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Create a transpiler plugin

Creating a transpiler plugin is a great way to share your transpilation code with the wider Qiskit community, allowing other users to benefit from the functionality you've developed. Thank you for your interest in contributing to the Qiskit community!

Before you create a transpiler plugin, you need to decide what kind of plugin is appropriate for your situation. There are three kinds of transpiler plugins:

  • Transpiler stage plugin. Choose this if you are defining a pass manager that can be substituted for one of the 6 stages of a preset staged pass manager.
  • Unitary synthesis plugin. Choose this if your transpilation code takes as input a unitary matrix (represented as a Numpy array) and outputs a description of a quantum circuit implementing that unitary.
  • High-level synthesis plugin. Choose this if your transpilation code takes as input a "high-level object" such as a Clifford operator or a linear function and outputs a description of a quantum circuit implementing that high-level object. High-level objects are represented by subclasses of the Operation class.

Once you've determined which kind of plugin to create, follow these steps to create the plugin:

  1. Create a subclass of the appropriate abstract plugin class:
  2. Expose the class as a setuptools entry point(opens in a new tab) in the package metadata, typically by editing the pyproject.toml, setup.cfg, or setup.py file for your Python package.

There is no limit to the number of plugins a single package can define, but each plugin must have a unique name. The Qiskit SDK itself includes a number of plugins, whose names are also reserved. The reserved names are:

  • Transpiler stage plugins: See this table.
  • Unitary synthesis plugins: default, aqc, sk
  • High-level synthesis plugins:
Operation classOperation nameReserved names
Cliffordclifforddefault, ag, bm, greedy, layers, lnn
LinearFunctionlinear_functiondefault, kms, pmh
PermutationGatepermutationdefault, kms, basic, acg, token_swapper

In the next sections, we show examples of these steps for the different types of plugins. In these examples, we assume that we are creating a Python package called my_qiskit_plugin. For information on creating Python packages, you can check out this tutorial(opens in a new tab) from the Python website.


Example: Create a transpiler stage plugin

In this example, we create a transpiler stage plugin for the layout stage (see Transpiler stages for a description of the 6 stages of Qiskit's built-in transpilation pipeline). Our plugin simply runs VF2Layout for a number of trials that depends on the requested optimization level.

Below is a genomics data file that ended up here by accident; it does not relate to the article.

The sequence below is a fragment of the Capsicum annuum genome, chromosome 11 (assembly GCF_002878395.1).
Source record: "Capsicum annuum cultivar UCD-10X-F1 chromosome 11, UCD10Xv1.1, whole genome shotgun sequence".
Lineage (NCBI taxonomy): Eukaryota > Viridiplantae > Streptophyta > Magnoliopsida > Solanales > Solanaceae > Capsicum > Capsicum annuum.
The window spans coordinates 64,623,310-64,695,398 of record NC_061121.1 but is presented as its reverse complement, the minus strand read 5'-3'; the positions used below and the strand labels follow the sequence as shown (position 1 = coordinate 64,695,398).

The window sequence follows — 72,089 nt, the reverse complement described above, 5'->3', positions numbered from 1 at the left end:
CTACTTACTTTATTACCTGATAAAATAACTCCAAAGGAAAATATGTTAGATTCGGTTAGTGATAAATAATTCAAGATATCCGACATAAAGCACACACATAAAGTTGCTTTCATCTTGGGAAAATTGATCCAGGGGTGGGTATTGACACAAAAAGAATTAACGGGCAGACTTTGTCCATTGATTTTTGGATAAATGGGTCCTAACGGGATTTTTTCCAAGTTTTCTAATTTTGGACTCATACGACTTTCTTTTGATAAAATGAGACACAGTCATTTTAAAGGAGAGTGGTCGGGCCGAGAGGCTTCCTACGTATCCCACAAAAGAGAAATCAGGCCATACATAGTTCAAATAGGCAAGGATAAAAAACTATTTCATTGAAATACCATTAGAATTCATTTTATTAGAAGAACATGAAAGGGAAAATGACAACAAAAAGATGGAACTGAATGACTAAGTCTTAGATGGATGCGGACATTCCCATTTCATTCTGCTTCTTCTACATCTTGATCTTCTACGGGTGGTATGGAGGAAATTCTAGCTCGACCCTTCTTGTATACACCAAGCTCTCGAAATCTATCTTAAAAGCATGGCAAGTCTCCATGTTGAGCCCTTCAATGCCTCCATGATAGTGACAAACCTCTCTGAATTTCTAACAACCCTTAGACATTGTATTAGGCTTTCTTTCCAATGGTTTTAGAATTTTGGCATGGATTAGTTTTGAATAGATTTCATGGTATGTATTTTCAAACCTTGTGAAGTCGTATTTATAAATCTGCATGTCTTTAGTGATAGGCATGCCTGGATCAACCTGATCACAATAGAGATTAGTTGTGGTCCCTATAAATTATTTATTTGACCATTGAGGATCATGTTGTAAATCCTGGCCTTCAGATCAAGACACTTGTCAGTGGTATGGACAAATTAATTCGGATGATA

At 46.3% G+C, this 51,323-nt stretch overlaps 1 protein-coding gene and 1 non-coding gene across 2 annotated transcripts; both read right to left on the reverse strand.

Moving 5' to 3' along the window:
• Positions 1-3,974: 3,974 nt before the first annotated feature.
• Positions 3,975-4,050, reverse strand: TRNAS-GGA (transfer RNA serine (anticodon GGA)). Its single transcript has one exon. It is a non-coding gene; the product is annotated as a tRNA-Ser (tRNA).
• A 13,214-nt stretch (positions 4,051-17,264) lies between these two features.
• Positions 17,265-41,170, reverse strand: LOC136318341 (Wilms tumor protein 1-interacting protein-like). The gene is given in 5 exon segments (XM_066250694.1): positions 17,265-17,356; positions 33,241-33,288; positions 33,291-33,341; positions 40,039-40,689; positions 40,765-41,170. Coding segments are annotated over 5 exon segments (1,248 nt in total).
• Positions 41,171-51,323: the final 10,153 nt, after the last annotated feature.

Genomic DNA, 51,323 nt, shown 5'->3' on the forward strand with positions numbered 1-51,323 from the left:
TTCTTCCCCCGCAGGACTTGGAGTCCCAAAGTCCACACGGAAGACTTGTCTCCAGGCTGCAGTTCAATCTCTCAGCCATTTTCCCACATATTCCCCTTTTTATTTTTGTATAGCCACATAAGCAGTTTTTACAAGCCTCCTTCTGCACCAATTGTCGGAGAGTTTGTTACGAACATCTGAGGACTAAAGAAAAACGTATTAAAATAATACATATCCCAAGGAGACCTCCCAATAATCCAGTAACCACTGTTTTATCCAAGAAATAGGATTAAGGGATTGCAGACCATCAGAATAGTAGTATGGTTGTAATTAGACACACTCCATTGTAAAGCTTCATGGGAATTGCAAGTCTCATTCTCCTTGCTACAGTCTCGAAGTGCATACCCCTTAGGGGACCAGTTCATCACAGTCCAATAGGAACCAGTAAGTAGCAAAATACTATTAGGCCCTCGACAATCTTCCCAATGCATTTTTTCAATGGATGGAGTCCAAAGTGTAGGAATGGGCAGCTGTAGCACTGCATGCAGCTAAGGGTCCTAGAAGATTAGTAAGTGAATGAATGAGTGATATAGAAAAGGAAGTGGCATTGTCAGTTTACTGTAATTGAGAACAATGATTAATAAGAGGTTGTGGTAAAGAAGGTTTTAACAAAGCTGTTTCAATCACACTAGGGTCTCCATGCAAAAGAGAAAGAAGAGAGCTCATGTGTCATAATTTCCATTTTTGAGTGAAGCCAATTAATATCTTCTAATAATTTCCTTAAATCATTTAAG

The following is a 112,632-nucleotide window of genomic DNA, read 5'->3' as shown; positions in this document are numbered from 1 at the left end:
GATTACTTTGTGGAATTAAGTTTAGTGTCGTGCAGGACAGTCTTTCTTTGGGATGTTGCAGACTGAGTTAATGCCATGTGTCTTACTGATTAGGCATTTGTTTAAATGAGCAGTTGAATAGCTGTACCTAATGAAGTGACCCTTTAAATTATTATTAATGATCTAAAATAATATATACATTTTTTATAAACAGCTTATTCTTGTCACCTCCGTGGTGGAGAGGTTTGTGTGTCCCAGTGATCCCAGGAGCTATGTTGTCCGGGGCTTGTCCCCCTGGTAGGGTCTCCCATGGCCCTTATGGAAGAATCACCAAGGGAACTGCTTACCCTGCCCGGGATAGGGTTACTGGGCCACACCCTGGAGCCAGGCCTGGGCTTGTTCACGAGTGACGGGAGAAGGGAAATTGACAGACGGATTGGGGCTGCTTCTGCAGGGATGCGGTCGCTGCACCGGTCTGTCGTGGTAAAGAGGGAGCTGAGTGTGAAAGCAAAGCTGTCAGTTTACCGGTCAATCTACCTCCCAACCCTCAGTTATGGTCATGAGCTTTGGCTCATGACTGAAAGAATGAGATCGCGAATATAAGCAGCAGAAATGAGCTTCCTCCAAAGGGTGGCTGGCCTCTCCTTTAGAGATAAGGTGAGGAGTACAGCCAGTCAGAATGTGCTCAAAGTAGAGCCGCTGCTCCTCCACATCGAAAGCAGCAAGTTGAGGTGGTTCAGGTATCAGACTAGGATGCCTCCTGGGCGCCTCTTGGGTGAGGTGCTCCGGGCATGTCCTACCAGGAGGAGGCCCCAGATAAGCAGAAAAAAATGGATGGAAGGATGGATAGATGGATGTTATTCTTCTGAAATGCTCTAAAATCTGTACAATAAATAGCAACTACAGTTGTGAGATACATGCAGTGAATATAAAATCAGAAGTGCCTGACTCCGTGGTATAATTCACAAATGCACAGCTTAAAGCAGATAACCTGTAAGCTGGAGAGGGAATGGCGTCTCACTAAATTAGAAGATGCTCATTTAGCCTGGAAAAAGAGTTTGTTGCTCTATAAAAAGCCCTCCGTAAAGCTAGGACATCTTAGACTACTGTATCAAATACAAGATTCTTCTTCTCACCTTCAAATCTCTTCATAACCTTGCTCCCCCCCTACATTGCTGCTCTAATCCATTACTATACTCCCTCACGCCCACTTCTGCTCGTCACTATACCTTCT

First, we create a subclass of PassManagerStagePlugin. There is one method we need to implement, called pass_manager. This method takes as input a PassManagerConfig and returns the pass manager that we are defining. The PassManagerConfig object stores information about the target backend, such as its coupling map and basis gates.

[1] :
from qiskit.transpiler import PassManager
from qiskit.transpiler.passes import VF2Layout
from qiskit.transpiler.passmanager_config import PassManagerConfig
from qiskit.transpiler.preset_passmanagers import common
from qiskit.transpiler.preset_passmanagers.plugin import PassManagerStagePlugin
 
 
class MyLayoutPlugin(PassManagerStagePlugin):
    def pass_manager(
        self,
        pass_manager_config: PassManagerConfig,
        optimization_level: int | None = None,
    ) -> PassManager:
        layout_pm = PassManager(
            [
                VF2Layout(
                    coupling_map=pass_manager_config.coupling_map,
                    properties=pass_manager_config.backend_properties,
                    max_trials=optimization_level * 10 + 1,
                    target=pass_manager_config.target,
                )
            ]
        )
        layout_pm += common.generate_embed_passmanager(pass_manager_config.coupling_map)
        return layout_pm

Now, we expose the plugin by adding an entry point in our Python package metadata. Here, we assume that the class we defined is exposed in a module called my_qiskit_plugin, for example by being imported in the __init__.py file of the my_qiskit_plugin module. We edit the pyproject.toml, setup.cfg, or setup.py file of our package (depending on which kind of file you chose to store your Python project metadata):

[project.entry-points."qiskit.transpiler.layout"]
"my_layout" = "my_qiskit_plugin:MyLayoutPlugin"

See the table of transpiler plugin stages for the entry points and expectations for each transpiler stage.

To check that your plugin is successfully detected by Qiskit, install your plugin package and follow the instructions at Transpiler plugins for listing installed plugins, and ensure that your plugin appears in the list: